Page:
Morvern Callar 2002 | Movie
Exceeding the high expectations set by her excellent debut, 1999's grim but gripping RATCATCHER, Scottish director Lynne Ramsay's second feature is an extraordinary adaptation of fellow-Scot Alan Warner's acclaimed novel. Morvern Callar (Samantha Morton),… (more)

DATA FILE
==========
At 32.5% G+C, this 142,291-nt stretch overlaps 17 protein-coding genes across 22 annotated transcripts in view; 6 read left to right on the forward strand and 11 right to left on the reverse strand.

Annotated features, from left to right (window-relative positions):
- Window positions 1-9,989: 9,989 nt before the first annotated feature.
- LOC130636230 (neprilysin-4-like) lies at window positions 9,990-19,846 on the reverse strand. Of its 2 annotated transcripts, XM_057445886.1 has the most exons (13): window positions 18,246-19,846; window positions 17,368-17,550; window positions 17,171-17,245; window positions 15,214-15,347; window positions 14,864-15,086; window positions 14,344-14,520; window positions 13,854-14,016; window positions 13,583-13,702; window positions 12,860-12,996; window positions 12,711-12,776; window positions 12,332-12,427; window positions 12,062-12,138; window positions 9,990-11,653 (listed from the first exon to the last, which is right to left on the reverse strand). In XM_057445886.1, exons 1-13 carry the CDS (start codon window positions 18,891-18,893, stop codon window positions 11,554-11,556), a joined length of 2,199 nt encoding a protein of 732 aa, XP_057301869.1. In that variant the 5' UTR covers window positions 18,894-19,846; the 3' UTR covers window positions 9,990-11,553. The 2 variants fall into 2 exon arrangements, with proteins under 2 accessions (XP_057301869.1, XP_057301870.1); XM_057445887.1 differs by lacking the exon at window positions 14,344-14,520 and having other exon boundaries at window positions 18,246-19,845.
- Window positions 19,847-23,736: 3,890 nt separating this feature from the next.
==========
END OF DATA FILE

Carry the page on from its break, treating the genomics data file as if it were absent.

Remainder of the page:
Exceeding the high expectations set by her excellent debut, 1999's grim but gripping RATCATCHER, Scottish director Lynne Ramsay's second feature is an extraordinary adaptation of fellow-Scot Alan Warner's acclaimed novel. Morvern Callar (Samantha Morton), a twentysomething supermarket cashier in a remote Highland town, discovers an awful surprise under her Christmas tree: the corpse of her boyfriend, aspiring novelist James, who, according to the suicide note left on his computer, thought slashing his wrists "felt like the best thing to do." The note also bequeaths to Movern the manuscript of his unpublished novel and invites her to help herself to his ATM card and the contents of his bank account. Unsure about what to do, Morvern does nothing. She leaves the body on the floor, gets dressed, then hits the pubs and embarks on a wild, all-night party in a dull, grief-stricken daze. When her best friend, Lanna (newcomer Kathleen McDermott), asks what's become of James, Morvern tells her the truth — sort of: "He's home, in the kitchen," she mumbles. Morvern returns to James's apartment and unwraps the Christmas gifts he's left for her — a leather jacket, a lighter, a pink Walkman, and, judging from the film's incredible soundtrack, the best mixed tape ever — then does two things she really shouldn't. She disposes of James's body without notifying anyone of his death, then puts her own name on his manuscript and ships it off to a London publisher. Morvern then empties James's bank account and leaves the damp murk of the Scottish Highlands for the sun and sand of Spain, treating herself and Lanna to two weeks at a rowdy Youth Med resort on the Costa del Sol. Warner's novel is a fragmented chronicle of events told entirely from Morvern's deadpan, affectless perspective. Ramsay, who cowrote the screenplay with Liana Dognini, boldly decided to pass on the obvious choice of a voice-over narration and instead tells the story through Alwin Kuchler's intimate cinematography and Morton's remarkable face: With very little written dialogue at her disposal, she's somehow able to convey not only Morvern's shock and grief over James's death and her eventual liberation through dire circumstances, but the disquieting blankness that's essential to her character. Astonishingly, McDermott, who has never acted before (she was busy pursuing a career as a barber before being discovered on a Glasgow street), manages to keep up with her every step of the way.
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